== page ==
The Annual Lourdes Pilgrimage

Roman Catholics believe that our Blessed Mother appeared to a French peasant girl – Bernadette Soubirous – on 18 occasions over a period of months in 1858. Mary requested that people come to Lourdes on pilgrimage – which they have been doing for almost 150 years. Lourdes draws six million people a year

The Church has recognized 69 miracles there (click here to see a PDF list of the first 67 and here for a news article about the 68th). The International Medical Committee of Lourdes, a group of about 20 physicians, has certified another 2,000 unexplained cures. Many of the pilgrims are sick, hoping for physical healing and often experience interior miracles – people who are ill, even dying, who are able to leave Lourdes with an inner peace they did not feel before. Bernadette died in 1879, was beatified in 1925 and canonized in 1933 by Pope Pius XI. Pope John Paul II visited Lourdes again in August, 2004. He has made Marian piety one of the centerpieces of his papacy.

The International Order of Malta Pilgrimage to Lourdes is generally held from the last Wednesday of April to the first Wednesday in May each year. Over 5,000 pilgrims – members of the Order, auxiliary, clergy, physicians and nurses – bring Malades (French for “the sick”) and their caregivers to Lourdes from throughout the world. Typically there are over 800 from the three Associations of the Order of Malta in the United States; the American Association, U.S.A.; the Western Association, U.S.A.; and the Federal Association, U.S.A.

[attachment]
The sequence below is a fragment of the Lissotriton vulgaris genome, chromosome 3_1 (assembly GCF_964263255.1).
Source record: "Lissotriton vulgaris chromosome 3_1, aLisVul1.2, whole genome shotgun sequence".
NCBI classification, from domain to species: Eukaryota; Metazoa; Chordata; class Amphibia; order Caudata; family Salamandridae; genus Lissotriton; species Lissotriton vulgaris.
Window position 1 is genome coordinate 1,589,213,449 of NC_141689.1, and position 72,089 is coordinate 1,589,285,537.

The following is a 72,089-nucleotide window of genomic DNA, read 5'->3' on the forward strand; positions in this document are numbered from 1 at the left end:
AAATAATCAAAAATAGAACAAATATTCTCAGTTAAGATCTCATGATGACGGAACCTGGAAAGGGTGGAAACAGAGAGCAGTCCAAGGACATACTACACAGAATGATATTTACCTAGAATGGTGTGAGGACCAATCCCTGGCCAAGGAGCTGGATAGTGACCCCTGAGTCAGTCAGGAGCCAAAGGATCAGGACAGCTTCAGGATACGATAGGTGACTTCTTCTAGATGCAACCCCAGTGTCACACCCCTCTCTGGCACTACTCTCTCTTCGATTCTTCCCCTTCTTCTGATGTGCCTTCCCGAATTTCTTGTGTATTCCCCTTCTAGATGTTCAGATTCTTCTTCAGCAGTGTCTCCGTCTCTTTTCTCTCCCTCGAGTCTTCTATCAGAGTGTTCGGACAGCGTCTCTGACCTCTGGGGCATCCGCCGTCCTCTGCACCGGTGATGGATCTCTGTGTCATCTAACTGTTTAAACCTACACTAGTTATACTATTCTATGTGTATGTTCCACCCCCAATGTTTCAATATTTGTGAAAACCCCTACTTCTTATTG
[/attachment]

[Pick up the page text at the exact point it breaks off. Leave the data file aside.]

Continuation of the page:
The American Association has been participating in the International Order of Malta Pilgrimage to Lourdes since 1986. In recent years we have brought over 300 pilgrims each year, including approximately 50 Malades and their caregivers who are our special guests. They are cared for by the Knights and Dames, the Association’s Auxiliary, our physicians, nurses and clergy. The travel expenses for the Malades and their caregivers are funded by the American Association.

During the pilgrimage, we wear the service uniform of the Order with a patch showing our nationality, and join with our confreres from throughout the world in living the 900-year-old mission of the Order; Obsequim pauperum (service to the sick and the poor) and tuitio fidei (nurturing, witnessing and protecting the faith).

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